Plants perennial, glabrous or slightly papillose-pubescent especially on leaf blades abaxially, with long-creeping rhizomes and/or stolons. Stems and axillary shoots ascending or erect, branching in distal 2/3, (5–)10–30(–40) cm. Leaf blades distinctly obovate or obovate-elliptic, 5–8(–12) × (2–)3–5(–7) cm, widest in distal 1/2, rather fleshy, coriaceous, base cuneate, margins entire to obscurely repand, crisped or occasionally flat, apex obtuse, rounded. Inflorescences terminal and axillary, occupying distal 1/2–2/3 of shoots, usually dense at least in distal part, narrowly to broadly paniculate (but branches in most cases simple or nearly so). Pedicels articulated near middle or in proximal 1/3, thickened (especially distally), 3–5 mm, not more than 2–2.5 times as long as inner tepals, articulation distinct, swollen. Flowers 5–20 in whorls; inner tepals ovate-deltoid or ovate-triangular, 4–5 × (2.5–)3–3.5 mm, base broadly cuneate or truncate, margins entire, apex obtuse or subacute; tubercles 3, equal or unequal, finely punctate. Achenes glossy brown or dark reddish brown, 2.5–3 × 1.8–2.5 mm. 2n = 40.
Phenology: Flowering spring–summer.
Habitat: Waste places, sandy shores
Elevation: 0-500 m
Introduced; Ala., Fla., Oreg., South America, introduced in Europe, Australia.
Rumex cuneifolius, a representative of the predominantly South American subsection Cuneifolii Rechinger f., is an uncommon alien known from a few localities in North America. It may have become naturalized in the southwestern part of the United States, especially in coastal regions. The species is known definitely from Portland, Oregon, and was reported as “apparently well established in s.c. Oregon” (C. L. Hitchcock et al. 1955–1969, vol. 2).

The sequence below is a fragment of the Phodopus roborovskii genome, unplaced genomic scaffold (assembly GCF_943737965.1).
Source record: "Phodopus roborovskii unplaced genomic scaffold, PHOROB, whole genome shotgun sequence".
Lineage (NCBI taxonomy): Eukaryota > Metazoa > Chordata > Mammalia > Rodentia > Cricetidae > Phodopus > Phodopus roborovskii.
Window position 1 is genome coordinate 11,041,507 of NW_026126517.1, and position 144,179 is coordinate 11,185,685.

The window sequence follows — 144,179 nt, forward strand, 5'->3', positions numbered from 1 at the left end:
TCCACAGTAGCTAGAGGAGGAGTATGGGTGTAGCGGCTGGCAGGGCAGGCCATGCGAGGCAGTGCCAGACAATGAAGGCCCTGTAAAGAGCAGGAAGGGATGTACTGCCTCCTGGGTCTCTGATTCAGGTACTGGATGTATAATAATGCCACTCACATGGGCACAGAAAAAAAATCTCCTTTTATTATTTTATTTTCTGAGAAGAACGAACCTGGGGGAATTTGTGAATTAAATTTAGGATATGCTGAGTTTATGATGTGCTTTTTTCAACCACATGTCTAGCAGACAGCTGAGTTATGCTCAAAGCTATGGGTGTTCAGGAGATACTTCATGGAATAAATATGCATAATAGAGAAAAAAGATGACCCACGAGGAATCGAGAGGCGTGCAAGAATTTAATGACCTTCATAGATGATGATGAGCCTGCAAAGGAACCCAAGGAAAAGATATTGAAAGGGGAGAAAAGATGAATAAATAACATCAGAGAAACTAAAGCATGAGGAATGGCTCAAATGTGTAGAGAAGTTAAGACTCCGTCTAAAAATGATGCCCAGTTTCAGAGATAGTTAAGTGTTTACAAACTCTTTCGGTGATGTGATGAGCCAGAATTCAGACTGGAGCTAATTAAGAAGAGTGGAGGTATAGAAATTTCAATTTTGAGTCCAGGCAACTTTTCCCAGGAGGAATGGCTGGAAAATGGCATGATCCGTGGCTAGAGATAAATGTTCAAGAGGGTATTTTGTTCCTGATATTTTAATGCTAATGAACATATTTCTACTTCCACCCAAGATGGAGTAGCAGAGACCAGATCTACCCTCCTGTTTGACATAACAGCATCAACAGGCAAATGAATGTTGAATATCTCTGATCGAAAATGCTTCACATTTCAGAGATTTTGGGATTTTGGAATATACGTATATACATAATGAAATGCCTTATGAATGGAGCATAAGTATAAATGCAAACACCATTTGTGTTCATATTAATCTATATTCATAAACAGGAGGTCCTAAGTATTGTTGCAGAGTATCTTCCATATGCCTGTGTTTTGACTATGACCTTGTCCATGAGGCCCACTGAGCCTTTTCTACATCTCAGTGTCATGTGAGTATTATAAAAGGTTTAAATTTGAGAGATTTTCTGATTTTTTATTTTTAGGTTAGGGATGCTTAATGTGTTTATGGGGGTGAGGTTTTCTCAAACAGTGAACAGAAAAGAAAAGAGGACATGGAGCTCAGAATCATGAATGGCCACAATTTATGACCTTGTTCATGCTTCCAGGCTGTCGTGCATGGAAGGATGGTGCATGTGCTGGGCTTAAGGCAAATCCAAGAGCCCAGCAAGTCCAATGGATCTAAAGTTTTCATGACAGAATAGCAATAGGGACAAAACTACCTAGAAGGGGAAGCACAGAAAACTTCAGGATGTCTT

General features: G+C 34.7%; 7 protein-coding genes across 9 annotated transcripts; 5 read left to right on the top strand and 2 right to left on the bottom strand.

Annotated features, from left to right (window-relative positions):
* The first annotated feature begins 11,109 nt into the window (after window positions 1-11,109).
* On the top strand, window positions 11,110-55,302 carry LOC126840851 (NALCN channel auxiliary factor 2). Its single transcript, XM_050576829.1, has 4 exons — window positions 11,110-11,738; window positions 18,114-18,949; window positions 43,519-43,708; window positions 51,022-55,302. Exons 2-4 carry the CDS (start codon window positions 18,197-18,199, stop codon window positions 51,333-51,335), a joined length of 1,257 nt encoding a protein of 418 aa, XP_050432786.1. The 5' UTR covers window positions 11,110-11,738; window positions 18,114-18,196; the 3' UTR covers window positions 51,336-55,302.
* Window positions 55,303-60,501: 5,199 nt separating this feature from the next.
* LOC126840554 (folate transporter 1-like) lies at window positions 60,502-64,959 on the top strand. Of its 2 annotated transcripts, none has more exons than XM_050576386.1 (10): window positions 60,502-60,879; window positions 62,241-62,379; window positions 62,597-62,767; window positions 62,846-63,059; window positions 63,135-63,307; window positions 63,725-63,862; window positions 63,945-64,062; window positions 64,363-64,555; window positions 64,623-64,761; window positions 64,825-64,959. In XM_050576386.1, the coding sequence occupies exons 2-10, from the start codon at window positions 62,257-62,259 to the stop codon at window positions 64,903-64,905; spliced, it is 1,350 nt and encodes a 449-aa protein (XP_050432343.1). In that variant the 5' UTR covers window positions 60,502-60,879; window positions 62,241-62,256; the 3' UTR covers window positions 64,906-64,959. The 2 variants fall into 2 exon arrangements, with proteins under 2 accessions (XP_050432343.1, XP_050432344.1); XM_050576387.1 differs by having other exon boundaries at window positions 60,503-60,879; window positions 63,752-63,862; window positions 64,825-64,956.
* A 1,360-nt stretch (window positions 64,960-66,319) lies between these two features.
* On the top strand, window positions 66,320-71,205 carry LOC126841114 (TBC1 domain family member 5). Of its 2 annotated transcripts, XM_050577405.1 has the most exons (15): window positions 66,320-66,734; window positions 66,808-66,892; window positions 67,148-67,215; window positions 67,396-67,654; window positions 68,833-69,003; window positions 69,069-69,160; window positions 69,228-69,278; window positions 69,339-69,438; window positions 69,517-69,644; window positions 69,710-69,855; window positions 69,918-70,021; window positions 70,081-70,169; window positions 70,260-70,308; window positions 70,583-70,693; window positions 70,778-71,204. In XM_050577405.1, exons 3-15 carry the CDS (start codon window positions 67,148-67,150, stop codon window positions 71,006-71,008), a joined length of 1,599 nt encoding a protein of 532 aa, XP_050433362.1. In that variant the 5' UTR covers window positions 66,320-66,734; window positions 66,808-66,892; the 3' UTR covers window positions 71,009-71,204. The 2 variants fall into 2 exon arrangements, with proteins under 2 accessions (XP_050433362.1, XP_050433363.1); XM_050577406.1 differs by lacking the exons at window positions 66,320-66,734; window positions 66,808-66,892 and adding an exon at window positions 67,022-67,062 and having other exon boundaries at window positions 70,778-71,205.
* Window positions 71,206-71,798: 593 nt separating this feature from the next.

This species may have been reported from Provo, Utah, by Á. Löve (1986), as Rumex frutescens. However, it is not mentioned by S. L.Welsh et al. (1993).
The name Rumex frutescens Thouars has been misapplied to R. cuneifolius in both Europe and North America. According to K. H. Rechinger (1990), R. frutescens in the narrow sense is an endemic species of the remote South Atlantic islands Tristan de Cuhna and Gough; it differs from R. cuneifolius in having thinner rhizomes, shorter petioles and leaf blades, and smaller inner tepals. Rumex cuneifolius can hybridize with some other species (J. E. Lousley 1953).